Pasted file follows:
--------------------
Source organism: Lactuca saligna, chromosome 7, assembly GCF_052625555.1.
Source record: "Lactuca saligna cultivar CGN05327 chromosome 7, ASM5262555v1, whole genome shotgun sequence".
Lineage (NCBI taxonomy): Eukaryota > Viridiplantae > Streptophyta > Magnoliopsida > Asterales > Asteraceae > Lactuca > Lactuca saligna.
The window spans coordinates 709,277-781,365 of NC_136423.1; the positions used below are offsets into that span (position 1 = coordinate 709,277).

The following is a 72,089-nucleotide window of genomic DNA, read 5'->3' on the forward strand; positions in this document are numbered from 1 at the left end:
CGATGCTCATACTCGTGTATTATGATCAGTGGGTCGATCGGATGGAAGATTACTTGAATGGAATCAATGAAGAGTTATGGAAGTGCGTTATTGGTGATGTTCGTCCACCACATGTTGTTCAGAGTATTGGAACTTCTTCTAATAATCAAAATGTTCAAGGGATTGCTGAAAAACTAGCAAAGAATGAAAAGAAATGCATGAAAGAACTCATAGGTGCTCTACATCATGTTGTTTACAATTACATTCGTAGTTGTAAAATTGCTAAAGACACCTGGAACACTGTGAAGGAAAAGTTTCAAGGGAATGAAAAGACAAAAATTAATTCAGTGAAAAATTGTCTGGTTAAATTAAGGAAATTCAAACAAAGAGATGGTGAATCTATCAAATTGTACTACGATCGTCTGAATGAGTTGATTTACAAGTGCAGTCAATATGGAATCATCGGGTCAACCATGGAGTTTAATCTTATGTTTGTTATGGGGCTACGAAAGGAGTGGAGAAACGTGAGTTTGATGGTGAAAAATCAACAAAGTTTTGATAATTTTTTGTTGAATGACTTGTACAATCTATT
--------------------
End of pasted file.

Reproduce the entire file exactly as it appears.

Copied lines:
Source organism: Lactuca saligna, chromosome 7, assembly GCF_052625555.1.
Source record: "Lactuca saligna cultivar CGN05327 chromosome 7, ASM5262555v1, whole genome shotgun sequence".
Lineage (NCBI taxonomy): Eukaryota > Viridiplantae > Streptophyta > Magnoliopsida > Asterales > Asteraceae > Lactuca > Lactuca saligna.
The window spans coordinates 709,277-781,365 of NC_136423.1; the positions used below are offsets into that span (position 1 = coordinate 709,277).

The following is a 72,089-nucleotide window of genomic DNA, read 5'->3' on the forward strand; positions in this document are numbered from 1 at the left end:
CGATGCTCATACTCGTGTATTATGATCAGTGGGTCGATCGGATGGAAGATTACTTGAATGGAATCAATGAAGAGTTATGGAAGTGCGTTATTGGTGATGTTCGTCCACCACATGTTGTTCAGAGTATTGGAACTTCTTCTAATAATCAAAATGTTCAAGGGATTGCTGAAAAACTAGCAAAGAATGAAAAGAAATGCATGAAAGAACTCATAGGTGCTCTACATCATGTTGTTTACAATTACATTCGTAGTTGTAAAATTGCTAAAGACACCTGGAACACTGTGAAGGAAAAGTTTCAAGGGAATGAAAAGACAAAAATTAATTCAGTGAAAAATTGTCTGGTTAAATTAAGGAAATTCAAACAAAGAGATGGTGAATCTATCAAATTGTACTACGATCGTCTGAATGAGTTGATTTACAAGTGCAGTCAATATGGAATCATCGGGTCAACCATGGAGTTTAATCTTATGTTTGTTATGGGGCTACGAAAGGAGTGGAGAAACGTGAGTTTGATGGTGAAAAATCAACAAAGTTTTGATAATTTTTTGTTGAATGACTTGTACAATCTATT